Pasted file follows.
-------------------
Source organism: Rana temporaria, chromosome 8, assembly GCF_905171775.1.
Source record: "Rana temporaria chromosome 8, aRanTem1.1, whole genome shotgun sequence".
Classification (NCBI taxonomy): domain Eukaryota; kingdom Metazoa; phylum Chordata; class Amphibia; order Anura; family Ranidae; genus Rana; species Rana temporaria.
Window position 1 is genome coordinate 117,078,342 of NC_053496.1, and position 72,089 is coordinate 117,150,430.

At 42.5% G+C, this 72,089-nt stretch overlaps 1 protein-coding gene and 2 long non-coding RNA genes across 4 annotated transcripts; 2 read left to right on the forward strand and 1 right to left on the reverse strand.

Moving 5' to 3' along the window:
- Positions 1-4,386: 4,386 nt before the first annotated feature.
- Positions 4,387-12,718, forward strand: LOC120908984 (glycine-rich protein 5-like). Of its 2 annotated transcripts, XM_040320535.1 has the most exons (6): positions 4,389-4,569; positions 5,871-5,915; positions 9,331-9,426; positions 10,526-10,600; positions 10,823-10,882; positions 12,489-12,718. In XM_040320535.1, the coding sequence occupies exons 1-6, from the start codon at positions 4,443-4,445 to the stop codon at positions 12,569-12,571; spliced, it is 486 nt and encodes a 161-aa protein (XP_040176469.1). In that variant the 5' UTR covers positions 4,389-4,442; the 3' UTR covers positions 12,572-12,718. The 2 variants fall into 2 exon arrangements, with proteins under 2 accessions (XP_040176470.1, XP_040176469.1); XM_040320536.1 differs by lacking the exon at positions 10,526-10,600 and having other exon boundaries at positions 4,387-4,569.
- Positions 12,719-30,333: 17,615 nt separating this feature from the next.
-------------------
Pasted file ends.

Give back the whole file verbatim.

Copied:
Source organism: Rana temporaria, chromosome 8, assembly GCF_905171775.1.
Source record: "Rana temporaria chromosome 8, aRanTem1.1, whole genome shotgun sequence".
Classification (NCBI taxonomy): domain Eukaryota; kingdom Metazoa; phylum Chordata; class Amphibia; order Anura; family Ranidae; genus Rana; species Rana temporaria.
Window position 1 is genome coordinate 117,078,342 of NC_053496.1, and position 72,089 is coordinate 117,150,430.

At 42.5% G+C, this 72,089-nt stretch overlaps 1 protein-coding gene and 2 long non-coding RNA genes across 4 annotated transcripts; 2 read left to right on the forward strand and 1 right to left on the reverse strand.

Moving 5' to 3' along the window:
- Positions 1-4,386: 4,386 nt before the first annotated feature.
- Positions 4,387-12,718, forward strand: LOC120908984 (glycine-rich protein 5-like). Of its 2 annotated transcripts, XM_040320535.1 has the most exons (6): positions 4,389-4,569; positions 5,871-5,915; positions 9,331-9,426; positions 10,526-10,600; positions 10,823-10,882; positions 12,489-12,718. In XM_040320535.1, the coding sequence occupies exons 1-6, from the start codon at positions 4,443-4,445 to the stop codon at positions 12,569-12,571; spliced, it is 486 nt and encodes a 161-aa protein (XP_040176469.1). In that variant the 5' UTR covers positions 4,389-4,442; the 3' UTR covers positions 12,572-12,718. The 2 variants fall into 2 exon arrangements, with proteins under 2 accessions (XP_040176470.1, XP_040176469.1); XM_040320536.1 differs by lacking the exon at positions 10,526-10,600 and having other exon boundaries at positions 4,387-4,569.
- Positions 12,719-30,333: 17,615 nt separating this feature from the next.